This month marks the 102-year anniversary of the February Revolution (New Style March 8 – 16, 1917). The events that transpired over the course of those nine days forever changed Russia, opening the door for the October Revolution and the creation of the Soviet Union.
The abdication of Tsar Nicholas II was one of the most pivotal moments of the Russian Revolution (which includes the February and October Revolutions). His subsequent assassination by the hands of the Bolsheviks was perhaps even more significant. The simultaneous murder of his wife and children proved to be one of the darker moments of this zealous movement, creating generations of folklore and myth.
Anastasia, the youngest daughter of the Tsar, allegedly survived the tragic end of her immediate family. Although modern research has mostly undone such legends, there were certain factions present in Russia that desired to save the Tsar and his family. On the other hand, the survival of any member of that family may have undermined the sweeping reforms that divided and overwhelmed Russia in the years to come.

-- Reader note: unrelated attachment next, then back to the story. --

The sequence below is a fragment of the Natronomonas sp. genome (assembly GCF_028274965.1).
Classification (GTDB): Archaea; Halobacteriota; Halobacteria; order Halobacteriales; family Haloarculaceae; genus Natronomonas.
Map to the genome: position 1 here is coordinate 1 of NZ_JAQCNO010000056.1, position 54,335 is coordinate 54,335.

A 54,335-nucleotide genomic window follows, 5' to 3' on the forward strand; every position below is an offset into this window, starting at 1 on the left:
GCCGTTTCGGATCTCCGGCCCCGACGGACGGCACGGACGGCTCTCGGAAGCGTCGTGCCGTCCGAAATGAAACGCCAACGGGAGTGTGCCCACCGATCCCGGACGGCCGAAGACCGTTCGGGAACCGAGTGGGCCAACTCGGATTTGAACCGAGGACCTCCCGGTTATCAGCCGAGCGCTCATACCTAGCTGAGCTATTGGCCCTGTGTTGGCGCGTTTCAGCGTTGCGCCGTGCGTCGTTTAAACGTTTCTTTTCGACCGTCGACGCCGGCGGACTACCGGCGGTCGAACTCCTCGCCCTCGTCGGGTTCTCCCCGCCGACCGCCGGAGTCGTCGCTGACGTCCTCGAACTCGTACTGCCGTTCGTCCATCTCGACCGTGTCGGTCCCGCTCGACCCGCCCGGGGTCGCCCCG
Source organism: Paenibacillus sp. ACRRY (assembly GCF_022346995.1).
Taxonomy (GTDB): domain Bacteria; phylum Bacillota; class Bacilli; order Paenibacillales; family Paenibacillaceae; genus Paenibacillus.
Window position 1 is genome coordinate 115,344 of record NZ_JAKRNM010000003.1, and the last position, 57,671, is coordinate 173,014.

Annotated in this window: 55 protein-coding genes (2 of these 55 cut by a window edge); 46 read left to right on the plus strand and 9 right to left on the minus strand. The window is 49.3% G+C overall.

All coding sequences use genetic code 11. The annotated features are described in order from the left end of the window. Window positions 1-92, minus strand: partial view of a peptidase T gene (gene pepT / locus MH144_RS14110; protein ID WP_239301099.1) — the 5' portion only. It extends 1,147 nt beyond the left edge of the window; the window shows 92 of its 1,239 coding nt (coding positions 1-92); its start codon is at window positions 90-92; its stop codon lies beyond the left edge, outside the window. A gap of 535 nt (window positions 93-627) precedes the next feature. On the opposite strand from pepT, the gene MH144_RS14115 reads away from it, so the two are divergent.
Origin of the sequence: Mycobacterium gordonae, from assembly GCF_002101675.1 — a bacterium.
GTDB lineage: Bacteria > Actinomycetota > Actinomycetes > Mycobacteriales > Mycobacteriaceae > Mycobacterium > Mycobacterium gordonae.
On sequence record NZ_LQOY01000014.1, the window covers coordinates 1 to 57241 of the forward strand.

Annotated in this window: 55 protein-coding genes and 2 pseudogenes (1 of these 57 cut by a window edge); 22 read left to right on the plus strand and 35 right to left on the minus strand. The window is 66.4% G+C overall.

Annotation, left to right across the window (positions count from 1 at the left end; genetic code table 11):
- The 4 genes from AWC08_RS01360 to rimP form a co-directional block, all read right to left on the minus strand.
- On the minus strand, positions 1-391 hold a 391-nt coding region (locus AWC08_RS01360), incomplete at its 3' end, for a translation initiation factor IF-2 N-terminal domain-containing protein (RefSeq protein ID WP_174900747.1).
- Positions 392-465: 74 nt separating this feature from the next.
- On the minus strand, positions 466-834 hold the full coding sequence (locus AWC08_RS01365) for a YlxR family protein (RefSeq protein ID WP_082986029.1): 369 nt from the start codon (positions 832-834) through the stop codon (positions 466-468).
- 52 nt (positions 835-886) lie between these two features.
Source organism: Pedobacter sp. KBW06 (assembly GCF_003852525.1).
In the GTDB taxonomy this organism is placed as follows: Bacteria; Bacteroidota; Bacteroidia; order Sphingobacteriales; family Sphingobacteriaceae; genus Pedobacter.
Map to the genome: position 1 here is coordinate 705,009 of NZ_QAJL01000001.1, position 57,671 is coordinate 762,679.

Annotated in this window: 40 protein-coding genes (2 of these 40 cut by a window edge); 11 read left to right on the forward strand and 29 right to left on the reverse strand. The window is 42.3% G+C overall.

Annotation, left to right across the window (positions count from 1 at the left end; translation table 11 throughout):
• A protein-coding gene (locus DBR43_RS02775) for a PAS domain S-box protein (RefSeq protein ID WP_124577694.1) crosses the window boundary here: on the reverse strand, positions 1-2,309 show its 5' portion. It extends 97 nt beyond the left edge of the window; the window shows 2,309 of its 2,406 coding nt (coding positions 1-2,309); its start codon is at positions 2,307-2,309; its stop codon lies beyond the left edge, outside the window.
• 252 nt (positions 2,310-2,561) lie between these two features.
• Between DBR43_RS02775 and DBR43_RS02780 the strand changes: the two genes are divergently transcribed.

“Long Live the Tsar” is a short story that I wrote in April and May of 2017 – a century after the relative lull between the February and October Revolutions of 1917. The action of this piece unfolds in early 1918 in a timeline that sees the Tsar and his family liberated and whisked away by the Whites at the last minute. However, salvation awaited only beyond the scope of the Russian Civil War (1917 – 1922) and only a gambit along the Trans – Siberian Railway offered a true means of escape.
“Long Live the Tsar” originally appeared with Slick Lit Magazine in May of 2017.
To read “Long Live the Tsar”, click on the image below.